Karl Harrison was sacked as first team coach on 22 May 2007  following a disastrous run of form that saw the Reds win just three games and draw another in the opening 16 rounds of the 2007 Season, and left them languishing at the bottom of the League Table with a meagre 7 points. Team Director of Football, Steve Simms took over in a caretaker role for two games, winning the first against an in-form Huddersfield and only losing by a single point against then World Champions, St Helens.
On 11 June 2007 long-term favourite to take the role, Shaun McRae was announced as the new Head Coach. On 15 June 2007, Salford beat Harlequins 5–2 in the first (and, to date, only) Super League game not to contain a try. On 2 September 2007, Salford were relegated from Super League when Hull Kingston Rovers beat Hull 42–6.
Super League licence era and move to Barton
McRae led the Salford side to triple success in the National League, winning the Northern Rail Cup, the League Leaders Trophy and the Grand Final. Salford City Reds were awarded a three year Super League license in July 2008 as the game moved away from automatic promotion and relegation.
The Reds beat Leeds at Headingley 30–20 in 2009 to produce one of the biggest surprises of the season. Salford had only defeated Leeds away twice since 1946, the last occasion being 1977.
Shaun McRae was off ill with an undisclosed illness for most of the 2011 season, assistant coach Phil Veivers was caretaker manager and was promoted to head coach in November 2011.
In 2012, the club left the Willows to move into the new Salford City Stadium at Barton. Their first league match at the new stadium was on 4 February 2012 against Castleford Tigers, who beat Reds 10–24. They finished the 2012 Super League XVII season in 11th place again.
In January 2013, the hearing of a winding-up petition over money Salford owe to HM Revenue and Customs and to players in unpaid wages was adjourned for four weeks so that new investors in the club could be sought. It was indicated that the club could be taken over by Marwan Koukash. On 31 January 2013 it was confirmed that Koukash would take over the club. Phil Veivers was sacked as coach in March 2013 after Salford lost four of their first five games , with Alan Hunte took temporary charge until former Bradford Bulls Great Britain and Crusaders coach Brian Noble was revealed as the new coach.
Salford Red Devils
Salford signed eight more players and relaunched as Red Devils on 5 September 2013, including former Castleford Tigers star halfback and international Rangi Chase, and fellow England player Gareth Hock. The former Warrington Wolves captain Adrian Morley, ex-Wakefield Trinity Wildcats' Tim Smith, and Samoa internationals Francis Meli and Tony Puletua, both formerly of Saint Helens, complete the signings from Super League teams. Signings from the Australian NRL were the former Parramatta Eels fullback Jake Mullaney, ex-Melbourne Storm centre Junior Sa'u and Steve Rapira, previously of New Zealand Warriors. Also signed were former Salford Academy product, Jason Walton, and Greg Johnson, both from Championship side Batley Bulldogs.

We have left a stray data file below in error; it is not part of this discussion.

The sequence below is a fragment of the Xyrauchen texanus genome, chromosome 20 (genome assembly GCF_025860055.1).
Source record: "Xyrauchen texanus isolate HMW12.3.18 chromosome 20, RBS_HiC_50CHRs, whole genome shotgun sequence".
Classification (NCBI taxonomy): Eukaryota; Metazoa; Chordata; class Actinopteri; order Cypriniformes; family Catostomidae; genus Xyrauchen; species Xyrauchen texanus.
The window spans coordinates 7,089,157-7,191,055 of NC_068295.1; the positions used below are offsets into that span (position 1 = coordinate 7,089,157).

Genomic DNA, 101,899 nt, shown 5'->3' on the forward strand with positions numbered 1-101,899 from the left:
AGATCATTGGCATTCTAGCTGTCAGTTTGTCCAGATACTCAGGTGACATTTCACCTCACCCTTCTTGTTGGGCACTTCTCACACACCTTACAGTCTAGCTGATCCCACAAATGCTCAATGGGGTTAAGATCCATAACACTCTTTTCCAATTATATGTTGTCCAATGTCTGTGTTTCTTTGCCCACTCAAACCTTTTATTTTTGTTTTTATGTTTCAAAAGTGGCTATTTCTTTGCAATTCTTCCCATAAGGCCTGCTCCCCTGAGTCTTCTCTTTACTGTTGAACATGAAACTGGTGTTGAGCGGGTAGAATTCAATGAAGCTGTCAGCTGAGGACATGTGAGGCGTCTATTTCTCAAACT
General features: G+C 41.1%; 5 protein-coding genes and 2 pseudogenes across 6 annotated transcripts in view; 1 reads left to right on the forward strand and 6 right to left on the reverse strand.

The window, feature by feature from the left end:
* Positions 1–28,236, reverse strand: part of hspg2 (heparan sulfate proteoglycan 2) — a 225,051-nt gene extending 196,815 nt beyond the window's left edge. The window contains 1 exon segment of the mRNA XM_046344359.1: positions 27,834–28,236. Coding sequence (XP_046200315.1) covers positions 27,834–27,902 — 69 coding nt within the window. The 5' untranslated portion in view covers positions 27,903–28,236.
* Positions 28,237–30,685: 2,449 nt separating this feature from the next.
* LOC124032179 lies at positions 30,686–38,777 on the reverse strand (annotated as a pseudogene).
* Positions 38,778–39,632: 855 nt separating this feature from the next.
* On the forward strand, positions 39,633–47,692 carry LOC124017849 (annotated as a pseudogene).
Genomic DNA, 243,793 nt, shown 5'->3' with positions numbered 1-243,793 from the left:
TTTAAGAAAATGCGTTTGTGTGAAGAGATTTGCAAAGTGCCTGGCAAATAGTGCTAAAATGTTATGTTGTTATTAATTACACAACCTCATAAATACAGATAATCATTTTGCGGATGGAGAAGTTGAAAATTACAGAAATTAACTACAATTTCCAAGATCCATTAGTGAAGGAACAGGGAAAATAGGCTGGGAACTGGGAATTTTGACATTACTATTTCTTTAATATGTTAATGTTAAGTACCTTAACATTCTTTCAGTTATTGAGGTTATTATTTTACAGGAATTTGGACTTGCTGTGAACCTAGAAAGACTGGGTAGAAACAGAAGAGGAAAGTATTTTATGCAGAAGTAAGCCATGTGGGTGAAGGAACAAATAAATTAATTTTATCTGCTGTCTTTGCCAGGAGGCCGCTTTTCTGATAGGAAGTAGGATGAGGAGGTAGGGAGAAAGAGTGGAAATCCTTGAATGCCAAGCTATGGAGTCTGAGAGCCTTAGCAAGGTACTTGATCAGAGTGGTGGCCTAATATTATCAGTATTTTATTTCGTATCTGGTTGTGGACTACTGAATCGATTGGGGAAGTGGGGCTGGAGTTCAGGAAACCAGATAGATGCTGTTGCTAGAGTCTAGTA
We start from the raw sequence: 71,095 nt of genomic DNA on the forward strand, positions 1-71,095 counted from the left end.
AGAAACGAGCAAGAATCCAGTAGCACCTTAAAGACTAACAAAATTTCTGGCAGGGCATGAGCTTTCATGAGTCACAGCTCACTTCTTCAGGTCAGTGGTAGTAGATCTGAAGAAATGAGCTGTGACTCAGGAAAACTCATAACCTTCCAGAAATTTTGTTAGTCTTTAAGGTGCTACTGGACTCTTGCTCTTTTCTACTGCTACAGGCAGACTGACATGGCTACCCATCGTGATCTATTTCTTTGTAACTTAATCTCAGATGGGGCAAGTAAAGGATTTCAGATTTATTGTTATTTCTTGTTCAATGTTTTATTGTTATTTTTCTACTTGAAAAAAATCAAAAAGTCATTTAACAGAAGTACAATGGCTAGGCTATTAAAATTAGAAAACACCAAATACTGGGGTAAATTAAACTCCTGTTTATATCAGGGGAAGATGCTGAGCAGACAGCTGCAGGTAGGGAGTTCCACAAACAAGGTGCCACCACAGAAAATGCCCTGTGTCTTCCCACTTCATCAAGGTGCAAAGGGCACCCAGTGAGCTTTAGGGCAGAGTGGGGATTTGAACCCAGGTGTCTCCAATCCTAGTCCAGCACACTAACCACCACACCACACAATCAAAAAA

- 1997: 6th in Super League
- 1998: 11th in Super League
- 1999: 12th in Super League
- 2000: 9th in Super League
- 2001: 10th in Super League
- 2002: 12th in Super League (relegated)
- 2003: 1st place in National League (promoted)
- 2004: 9th in Super League
- 2005: 9th in Super League
- 2006: 5th in Super League
- 2007: 12th in Super League (relegated)
- 2008: 1st place in National League One (promoted)
- 2009: 13th in Super League
- 2010: 12th in Super League
- 2011: 11th in Super League
- 2012: 11th in Super League
- 2013: 14th in Super League (Last season as "City Reds")
* Announced on 11 December 2013:
|2014 Salford Red Devils|
|First team squad||Coaching staff|
Updated: 11 December 2013
|Nat||Name||Signed from||Contract Length||Date|
|Junior Sa'u||Melbourne Storm||2 Years||June 2013|
|Adrian Morley||Warrington Wolves||1 Year||July 2013|
|Francis Meli||St Helens||1 Year||July 2013|
|Steve Rapira||New Zealand Warriors||2 Years||August 2013|
|Tim Smith||Wakefield Wildcats||2 Years||September 2013|
|Gareth Hock||Widnes Vikings||4 Years||September 2013|
|Rangi Chase||Castleford Tigers||4 Years||September 2013|
|Tony Puletua||St Helens||2 Years||September 2013|
|Jake Mullaney||Parramatta Eels||September 2013|
|Tommy Lee||London Broncos||2 Years||September 2013|
|Jason Walton||Batley Bulldogs||September 2013|
|Greg Johnson||Batley Bulldogs||2 Years||September 2013|
|Lama Tasi||Brisbane Broncos||2 Years||September 2013|
|Harrison Hansen||Wigan Warriors||4 Years||December 2013|
|Nat||Name||Sold To||Contract Length||Date|
|Ryan Boyle||Castleford Tigers||2 ½ Years||June 2013|
|Liam Foran||Parramatta Eels||2 ½ Years||July 2013|
|Vic Mauro||Australia||TBA||July 2013|
|Ashley Gibson||Castleford Tigers||2 Years||August 2013|
|Lee Gaskell||Bradford Bulls||2 Years||August 2013|
|Marc Sneyd||Castleford Tigers||1 Year Loan||September 2013|
|Dan Brotherton||Cambridge Rugby Union||2 Years||September 2013|
|Wayne Godwin||Dewsbury Rams||1 Year||October 2013|
|Jodie Broughton||Huddersfield Giants||4 Years||October 2013|
|Jordan James||Gloucestershire All Golds / Wigan Development Coach||2/3 Years||October 2013|
|Stephen Wild||North Wales Crusaders||1 Year||December 2013|
|Ryan McGoldrick||No Club||TBA||December 2013|
|Adam Neal||No Club||TBA||December 2013|
|Ben Gledhill||No Club||TBA||December 2013|